Jesse Bacon, a writer and blogger for Jewish Voice for Peace who co-led the service, saw a variety of connections between Kol Nidre and Occupy Philadelphia.
"On the simplest level, Jews have been victimized by anti-Semitism because of economic inequality. For the sake of preservation, it's important to have a movement for economic justice and have Jews be enthusiastic participants," said Bacon, who attended with his 4-year-old daughter, Ronia. Moreover, Bacon said, "Yom Kippur is perfectly timed with the beginning of this movement to have this kind of introspection and think about the ways we've participated or profited in a system that led to this."
Chana Rothman, a local Philadelphia musician, echoed this sentiment. "How did this uneven distribution of wealth happen? We were all complicit. We could have said something.
"Corporations have grown without ethical checks and balances, and we stayed silent for too long. This lends itself to a confessional, to a really deep soul-searching." Rothman accompanied the egalitarian service by playing the guitar and flute.
A number of the participants said that what was most important was forging a connection between Judaism and activism.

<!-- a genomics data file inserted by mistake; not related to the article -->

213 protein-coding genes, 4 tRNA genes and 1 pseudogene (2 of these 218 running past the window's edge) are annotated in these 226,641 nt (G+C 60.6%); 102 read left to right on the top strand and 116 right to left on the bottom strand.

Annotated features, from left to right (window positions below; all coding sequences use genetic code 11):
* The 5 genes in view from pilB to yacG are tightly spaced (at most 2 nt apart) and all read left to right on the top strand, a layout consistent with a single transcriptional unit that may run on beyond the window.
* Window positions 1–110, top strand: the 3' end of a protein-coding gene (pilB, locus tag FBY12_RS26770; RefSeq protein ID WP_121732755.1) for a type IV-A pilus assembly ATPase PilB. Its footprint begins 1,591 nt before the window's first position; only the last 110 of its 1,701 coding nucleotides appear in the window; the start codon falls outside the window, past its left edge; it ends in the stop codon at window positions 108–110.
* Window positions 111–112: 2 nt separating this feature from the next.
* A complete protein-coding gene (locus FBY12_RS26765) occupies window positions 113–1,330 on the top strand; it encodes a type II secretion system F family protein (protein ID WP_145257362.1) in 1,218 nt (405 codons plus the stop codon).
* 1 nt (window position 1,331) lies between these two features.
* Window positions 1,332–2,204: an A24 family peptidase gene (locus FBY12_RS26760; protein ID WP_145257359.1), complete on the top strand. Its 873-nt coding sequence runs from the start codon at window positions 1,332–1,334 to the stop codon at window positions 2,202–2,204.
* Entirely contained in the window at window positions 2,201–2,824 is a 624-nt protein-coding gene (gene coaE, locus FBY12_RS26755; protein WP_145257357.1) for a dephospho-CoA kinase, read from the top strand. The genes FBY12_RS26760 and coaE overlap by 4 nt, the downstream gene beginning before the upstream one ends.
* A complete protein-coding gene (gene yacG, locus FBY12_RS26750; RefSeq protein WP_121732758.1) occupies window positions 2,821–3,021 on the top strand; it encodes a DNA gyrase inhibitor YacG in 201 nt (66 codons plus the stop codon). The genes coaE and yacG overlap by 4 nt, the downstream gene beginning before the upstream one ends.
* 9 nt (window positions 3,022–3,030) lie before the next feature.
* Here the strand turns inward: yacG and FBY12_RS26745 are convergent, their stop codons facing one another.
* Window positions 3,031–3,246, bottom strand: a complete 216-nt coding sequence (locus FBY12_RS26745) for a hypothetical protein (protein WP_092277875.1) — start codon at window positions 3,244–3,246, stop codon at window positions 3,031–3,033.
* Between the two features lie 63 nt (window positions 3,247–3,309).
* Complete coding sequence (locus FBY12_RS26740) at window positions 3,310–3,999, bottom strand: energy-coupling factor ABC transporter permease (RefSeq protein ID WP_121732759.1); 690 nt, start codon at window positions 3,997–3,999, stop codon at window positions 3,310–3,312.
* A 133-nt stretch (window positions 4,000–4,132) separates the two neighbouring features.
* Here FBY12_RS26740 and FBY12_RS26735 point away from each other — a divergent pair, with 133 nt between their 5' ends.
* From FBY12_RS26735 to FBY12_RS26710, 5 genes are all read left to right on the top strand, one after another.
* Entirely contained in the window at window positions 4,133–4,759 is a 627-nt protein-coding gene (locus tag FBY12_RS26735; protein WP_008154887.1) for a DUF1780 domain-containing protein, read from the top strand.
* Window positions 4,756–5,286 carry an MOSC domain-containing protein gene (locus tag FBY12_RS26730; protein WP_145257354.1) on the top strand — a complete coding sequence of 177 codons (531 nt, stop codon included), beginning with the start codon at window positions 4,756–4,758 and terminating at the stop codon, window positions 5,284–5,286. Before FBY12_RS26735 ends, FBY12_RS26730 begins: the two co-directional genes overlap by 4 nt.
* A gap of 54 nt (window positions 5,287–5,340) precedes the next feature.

"I wanted to make sure Jewish people got to be visible at the occupation during this holy day," Coen said. "I feel that it's important for Jews to out ourselves, especially activists, and to let people know that we're here and part of it."
Responses from the service were positive, as attendees posted their experiences on Facebook. "Kol Nidre at Occupy Philly was absolutely beautiful!" Josh Marcus wrote on a post collating Yom Kippur reactions from throughout the country. "We thought it was an amazing experience."
Once Yom Kippur was over, participants began to figure out how the movement will continue. On Sunday, Nava Szwergold, who helped organize the Kol Nidre event, started a Facebook group called Occupy Judaism Philadelphia and called it, "a place for progressive Jews."
Rabbi Julie Greenberg, leader of Congregation Leyv HaIr-Heart of the City, helped organize the building of a sukkah on Tuesday at City Hall.
The goal, she said, "is to educate people about the way Judaism serves the needs of the world. We want to put forth some of the universal themes in Judaism about welcoming everybody and sharing with others and the collaborative spirit of Sukkot."
A variety of people pitched in to help build the sukkah, including non-Jews.
Looking toward the future, Greenberg hopes it will become a "spirituality center," even beyond the holiday of Sukkot. "It's a place for people to have conversations and talk about what is of value in this world," said Greenberg,
Bacon, meanwhile, said he anticipated Jewish involvement in Occupy Philadelphia to stretch into the future.
"Barring a real crackdown, there will continue to be this long struggle, and we have the Jewish year to really sustain and give us different models of liberation," Bacon said. "I can already think of doing things for Chanukah and Pesach. It's important to keep tying activism into our Judaism, and tying Judaism into our activism."